Figure 5: Recommended working range of a centrifugal pump


Modelling of pump systems

Simulation programs are suitable for enabling observation of a large number of system topologies. To verify the modelled systems, as shown in Figure 6, experiments must be run on pump test benches and compared with simulation results. The modelling within the development work takes place using MATLAB/Simulink, since a one-dimensional flow model is sufficiently accurate and regulatory structures and optimisation algorithms can easily be implemented in the program.

Figure 6: Simulink model of a pump system for a storage facility

This acceleration behaviour of a one-dimensional fluid column is shown in Figure 7. A water column approx. 75 m in length was accelerated by a constant pump speed. In the upper speed range, the model to be verified in Simulink corresponds very well to the real behaviour. If the operating point of the system moves further away from the nominal operating range, deviations of the affinity laws occur. This can also be seen in the acceleration behaviour in the lower speed range. This effect can be taken into account by an adjusted modelling. At the start of the measurement recordings, strong fluctuations can be observed. The reason for this is the installed measurement technology (determination of volume flow by means of differential pressure). The peaks that occur depict the pressure propagation in the system, along with the flow speed. Using this mathematical model, different systems can be simulated on the computer and optimal operating points can be found. With the aid of these optimal operating points, self-optimizing control algorithms can thus be drawn up for different applications.

Figure 7: Acceleration behaviour of a liquid column at different speeds; experiment and models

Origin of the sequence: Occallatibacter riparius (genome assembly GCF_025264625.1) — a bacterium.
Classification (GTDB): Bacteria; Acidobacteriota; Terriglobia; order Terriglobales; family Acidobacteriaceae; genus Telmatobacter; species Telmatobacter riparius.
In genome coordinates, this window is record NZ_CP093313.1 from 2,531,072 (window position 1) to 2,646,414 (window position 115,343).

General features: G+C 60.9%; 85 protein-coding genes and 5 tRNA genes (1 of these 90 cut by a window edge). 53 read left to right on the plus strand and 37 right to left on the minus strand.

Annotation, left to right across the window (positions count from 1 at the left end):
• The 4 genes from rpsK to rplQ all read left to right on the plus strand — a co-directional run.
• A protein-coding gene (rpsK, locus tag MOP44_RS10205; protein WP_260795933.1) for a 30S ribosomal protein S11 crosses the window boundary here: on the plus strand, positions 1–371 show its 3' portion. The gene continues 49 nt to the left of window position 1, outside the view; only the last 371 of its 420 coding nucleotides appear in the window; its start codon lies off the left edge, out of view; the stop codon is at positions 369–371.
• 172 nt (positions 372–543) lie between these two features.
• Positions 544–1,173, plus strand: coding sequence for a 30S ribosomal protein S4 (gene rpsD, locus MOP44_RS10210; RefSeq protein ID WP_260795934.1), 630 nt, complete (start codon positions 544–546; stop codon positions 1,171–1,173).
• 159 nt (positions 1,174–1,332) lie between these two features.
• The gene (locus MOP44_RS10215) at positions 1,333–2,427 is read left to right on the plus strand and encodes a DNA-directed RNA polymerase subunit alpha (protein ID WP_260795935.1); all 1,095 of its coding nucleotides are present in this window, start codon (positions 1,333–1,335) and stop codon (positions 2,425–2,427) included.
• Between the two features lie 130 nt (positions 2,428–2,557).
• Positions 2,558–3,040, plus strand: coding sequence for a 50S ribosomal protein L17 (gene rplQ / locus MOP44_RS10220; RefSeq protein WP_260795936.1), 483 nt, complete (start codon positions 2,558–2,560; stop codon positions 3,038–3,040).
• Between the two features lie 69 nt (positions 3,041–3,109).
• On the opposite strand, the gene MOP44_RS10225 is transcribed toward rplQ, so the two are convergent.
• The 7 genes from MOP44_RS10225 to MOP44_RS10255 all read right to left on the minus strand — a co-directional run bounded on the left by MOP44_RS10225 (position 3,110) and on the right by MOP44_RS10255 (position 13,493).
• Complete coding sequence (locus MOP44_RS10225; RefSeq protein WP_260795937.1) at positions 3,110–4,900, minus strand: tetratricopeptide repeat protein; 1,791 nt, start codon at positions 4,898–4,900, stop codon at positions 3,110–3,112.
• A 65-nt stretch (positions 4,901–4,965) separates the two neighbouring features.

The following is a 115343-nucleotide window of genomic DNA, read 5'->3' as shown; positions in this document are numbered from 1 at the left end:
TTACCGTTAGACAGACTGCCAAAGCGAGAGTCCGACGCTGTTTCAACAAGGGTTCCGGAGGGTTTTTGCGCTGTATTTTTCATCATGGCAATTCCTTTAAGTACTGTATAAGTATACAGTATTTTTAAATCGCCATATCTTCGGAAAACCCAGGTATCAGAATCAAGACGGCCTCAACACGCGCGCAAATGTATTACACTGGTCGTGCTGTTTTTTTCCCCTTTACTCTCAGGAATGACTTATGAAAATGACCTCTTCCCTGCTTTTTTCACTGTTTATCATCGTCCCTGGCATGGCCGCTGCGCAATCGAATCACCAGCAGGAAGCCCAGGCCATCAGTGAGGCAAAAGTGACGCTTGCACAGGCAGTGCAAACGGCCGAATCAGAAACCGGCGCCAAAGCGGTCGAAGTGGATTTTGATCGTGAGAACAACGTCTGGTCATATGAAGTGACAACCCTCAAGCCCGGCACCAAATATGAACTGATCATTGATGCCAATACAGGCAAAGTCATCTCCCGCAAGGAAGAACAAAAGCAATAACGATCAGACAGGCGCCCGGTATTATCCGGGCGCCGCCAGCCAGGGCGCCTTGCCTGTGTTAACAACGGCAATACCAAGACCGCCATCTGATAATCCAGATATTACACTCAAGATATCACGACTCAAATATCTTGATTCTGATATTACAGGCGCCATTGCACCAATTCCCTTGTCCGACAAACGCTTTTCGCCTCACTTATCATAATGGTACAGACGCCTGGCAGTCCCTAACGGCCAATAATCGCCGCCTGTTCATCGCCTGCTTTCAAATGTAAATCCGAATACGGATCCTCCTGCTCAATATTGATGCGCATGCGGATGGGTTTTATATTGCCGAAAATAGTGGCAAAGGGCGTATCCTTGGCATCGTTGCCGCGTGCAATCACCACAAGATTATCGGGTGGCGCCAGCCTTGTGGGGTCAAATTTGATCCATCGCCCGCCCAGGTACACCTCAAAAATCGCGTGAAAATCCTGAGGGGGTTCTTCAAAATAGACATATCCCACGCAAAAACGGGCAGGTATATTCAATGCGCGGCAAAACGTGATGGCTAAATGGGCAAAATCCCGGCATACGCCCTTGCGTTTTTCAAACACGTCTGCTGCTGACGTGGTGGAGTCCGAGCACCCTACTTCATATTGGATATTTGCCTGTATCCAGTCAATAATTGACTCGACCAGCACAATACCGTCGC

Thomas Hieninger, Ronald Schmidt-Vollus. Energy management system for the efficient operation of water storage tanks with centrifugal pumps. ProcessNet annual conference 2016. Article ID: 5150.

Thomas Hieninger, Ronald Schmidt-Vollus. Markus Norden. Process optimisation through auto-tuning of pump systems – an efficiency boosting opportunity. Process Technology and Components 2017.

Thomas Hieninger, Ronald Schmidt-Vollus. Markus Norden. Process optimisation through auto-tuning of pump systems – an efficiency boosting opportunity. Process Technology and Components 2017.

Thomas Hieninger, Ronald Schmidt-Vollus. Auto-tuning pump operation mode for fluid storages to increase energy efficiency. CCWI 2017.

Thomas Hieninger, Ronald Schmidt-Vollus. Energy-efficient operation of water storage tanks by means of online optimisation. Industriewassertage 2017.

Thomas Hieninger. Energetic evaluation for different control strategies in centrifugal pump-driven storages, Achema 2018

Thomas Hieninger, Ronald Schmidt-Vollus. On-line self-tuning for centrifugal pumps driven in parallel mode using dynamic optimization. Mechatronika 2018 (pending)